In commenting on the visit to Japan and participation in the event at the National Graduate Institute for Policy Studies Dr Chay Brooks said:

“This is an excellent example of CREED engaging in internationally leading initiatives. We are delighted to be part of this initiative funded by the Economic and Social Research Council and hope it leads to other opportunities.”

Contributing to the global debate on entrepreneurship

Thursday, April 25th, 2019

Colleagues from the Management School have just returned from taking a team of eight students to the Global Entrepreneurship Congress (GEC) held in Bahrain where they debating the challenges facing the future of entrepreneurship.

Every year, the GEC gathers together thousands of entrepreneurs, investors, researchers, policymakers and other startup champions from more than 170 countries to identify new ways of helping founders start and scale new ventures around the world. This year’s event, hosted in Bahrain, was attended by a team of eight high-achieving students from the University’s Faculty of Social Sciences. Led by the Management School’s Dr Chay Brooks and supported by Professor Tim Vorley and Dr Cristian Gherhes, the team worked as policy analysts to identify and explain the challenges that many countries are facing to address economic and social imperatives as well as the roadmaps for the future of entrepreneurship.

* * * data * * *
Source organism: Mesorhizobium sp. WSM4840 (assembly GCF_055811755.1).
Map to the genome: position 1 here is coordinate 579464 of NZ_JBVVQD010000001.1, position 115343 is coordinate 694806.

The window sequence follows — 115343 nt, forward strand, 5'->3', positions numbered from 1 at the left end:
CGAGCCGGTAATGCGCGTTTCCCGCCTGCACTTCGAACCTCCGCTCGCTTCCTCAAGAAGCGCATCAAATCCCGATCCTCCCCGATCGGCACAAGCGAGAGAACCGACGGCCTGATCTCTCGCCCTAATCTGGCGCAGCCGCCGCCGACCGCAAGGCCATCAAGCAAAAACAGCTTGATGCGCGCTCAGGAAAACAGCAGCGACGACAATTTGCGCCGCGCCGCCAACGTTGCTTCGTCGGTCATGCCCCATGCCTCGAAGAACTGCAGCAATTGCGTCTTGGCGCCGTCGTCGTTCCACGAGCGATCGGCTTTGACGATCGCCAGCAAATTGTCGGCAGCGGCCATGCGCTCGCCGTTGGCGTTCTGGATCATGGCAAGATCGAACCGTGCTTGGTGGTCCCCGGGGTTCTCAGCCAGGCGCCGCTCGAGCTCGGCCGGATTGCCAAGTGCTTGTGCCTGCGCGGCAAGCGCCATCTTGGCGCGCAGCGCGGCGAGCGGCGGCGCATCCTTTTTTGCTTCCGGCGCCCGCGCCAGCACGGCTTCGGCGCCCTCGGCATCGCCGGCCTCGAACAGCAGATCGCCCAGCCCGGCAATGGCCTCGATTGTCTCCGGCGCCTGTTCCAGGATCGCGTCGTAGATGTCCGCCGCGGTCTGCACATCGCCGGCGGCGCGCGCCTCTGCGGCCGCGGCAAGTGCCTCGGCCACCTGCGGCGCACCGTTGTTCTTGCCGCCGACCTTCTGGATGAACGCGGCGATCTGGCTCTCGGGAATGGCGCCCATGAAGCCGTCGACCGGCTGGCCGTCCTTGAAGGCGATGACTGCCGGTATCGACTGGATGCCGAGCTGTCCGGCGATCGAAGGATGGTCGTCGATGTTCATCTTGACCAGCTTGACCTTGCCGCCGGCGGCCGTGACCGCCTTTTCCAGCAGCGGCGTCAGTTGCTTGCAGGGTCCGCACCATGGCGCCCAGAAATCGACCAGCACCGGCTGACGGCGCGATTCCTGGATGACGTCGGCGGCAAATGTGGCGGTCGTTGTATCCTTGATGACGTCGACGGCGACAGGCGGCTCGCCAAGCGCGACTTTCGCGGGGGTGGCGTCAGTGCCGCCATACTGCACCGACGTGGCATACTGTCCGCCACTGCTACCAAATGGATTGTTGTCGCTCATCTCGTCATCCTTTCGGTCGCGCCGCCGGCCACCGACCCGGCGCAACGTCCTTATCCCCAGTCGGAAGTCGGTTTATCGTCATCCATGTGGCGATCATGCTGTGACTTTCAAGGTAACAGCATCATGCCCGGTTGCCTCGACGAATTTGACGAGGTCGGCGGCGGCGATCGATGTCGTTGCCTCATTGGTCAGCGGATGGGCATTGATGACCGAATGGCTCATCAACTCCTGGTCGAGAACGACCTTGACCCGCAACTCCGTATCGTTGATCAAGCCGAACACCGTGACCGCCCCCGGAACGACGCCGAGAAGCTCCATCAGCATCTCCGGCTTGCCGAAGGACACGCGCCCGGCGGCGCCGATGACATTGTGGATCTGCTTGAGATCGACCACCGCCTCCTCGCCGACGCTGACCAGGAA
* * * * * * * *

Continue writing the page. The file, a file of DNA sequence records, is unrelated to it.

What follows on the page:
• The GEC brings together thousands of entrepreneurs, investors, researchers and policymakers to understand the global dimensions of entrepreneurship and innovation. The Congress aims to support participants in gaining new insights and connecting people across borders. The 2019 edition focused on the themes of a global entrepreneurial revolution, inclusive entrepreneurship and high-performance ecosystems with the goal to grow economies and expand human welfare through innovative and sustainable means.

    Sheffield’s team produced a a series of live blogs and policy briefs during the GEC which have been published online in the Global Policy journal. The students were able to develop their skills as as policy analysts by providing critical reflections on the global dimensions of policies that aim to promote entrepreneurial-led growth. Another key part of the experience involved engaging with successful entrepreneurs, academics and important stakeholders from government and non-governmental institutions who play major roles in the development of local, national and international policies.